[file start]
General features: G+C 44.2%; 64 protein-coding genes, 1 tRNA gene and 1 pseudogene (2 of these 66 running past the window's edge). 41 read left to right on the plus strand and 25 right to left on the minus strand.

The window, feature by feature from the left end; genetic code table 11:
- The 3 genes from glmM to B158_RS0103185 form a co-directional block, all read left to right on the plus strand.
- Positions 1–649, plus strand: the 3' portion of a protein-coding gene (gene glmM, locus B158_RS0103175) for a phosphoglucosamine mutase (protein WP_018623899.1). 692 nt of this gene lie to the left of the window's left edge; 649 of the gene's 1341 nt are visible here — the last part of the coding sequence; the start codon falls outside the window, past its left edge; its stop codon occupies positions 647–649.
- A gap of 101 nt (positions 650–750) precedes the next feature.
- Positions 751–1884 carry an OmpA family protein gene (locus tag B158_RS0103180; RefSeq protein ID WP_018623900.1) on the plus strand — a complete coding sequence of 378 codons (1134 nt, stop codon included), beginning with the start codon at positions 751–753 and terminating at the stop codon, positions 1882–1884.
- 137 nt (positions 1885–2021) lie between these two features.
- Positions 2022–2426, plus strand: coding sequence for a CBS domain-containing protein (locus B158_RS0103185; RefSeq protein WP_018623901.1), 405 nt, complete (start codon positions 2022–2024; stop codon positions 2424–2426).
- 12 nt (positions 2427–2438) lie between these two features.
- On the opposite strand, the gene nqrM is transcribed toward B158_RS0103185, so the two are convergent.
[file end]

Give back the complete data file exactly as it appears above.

General features: G+C 44.2%; 64 protein-coding genes, 1 tRNA gene and 1 pseudogene (2 of these 66 running past the window's edge). 41 read left to right on the plus strand and 25 right to left on the minus strand.

The window, feature by feature from the left end; genetic code table 11:
- The 3 genes from glmM to B158_RS0103185 form a co-directional block, all read left to right on the plus strand.
- Positions 1–649, plus strand: the 3' portion of a protein-coding gene (gene glmM, locus B158_RS0103175) for a phosphoglucosamine mutase (protein WP_018623899.1). 692 nt of this gene lie to the left of the window's left edge; 649 of the gene's 1341 nt are visible here — the last part of the coding sequence; the start codon falls outside the window, past its left edge; its stop codon occupies positions 647–649.
- A gap of 101 nt (positions 650–750) precedes the next feature.
- Positions 751–1884 carry an OmpA family protein gene (locus tag B158_RS0103180; RefSeq protein ID WP_018623900.1) on the plus strand — a complete coding sequence of 378 codons (1134 nt, stop codon included), beginning with the start codon at positions 751–753 and terminating at the stop codon, positions 1882–1884.
- 137 nt (positions 1885–2021) lie between these two features.
- Positions 2022–2426, plus strand: coding sequence for a CBS domain-containing protein (locus B158_RS0103185; RefSeq protein WP_018623901.1), 405 nt, complete (start codon positions 2022–2024; stop codon positions 2424–2426).
- 12 nt (positions 2427–2438) lie between these two features.
- On the opposite strand, the gene nqrM is transcribed toward B158_RS0103185, so the two are convergent.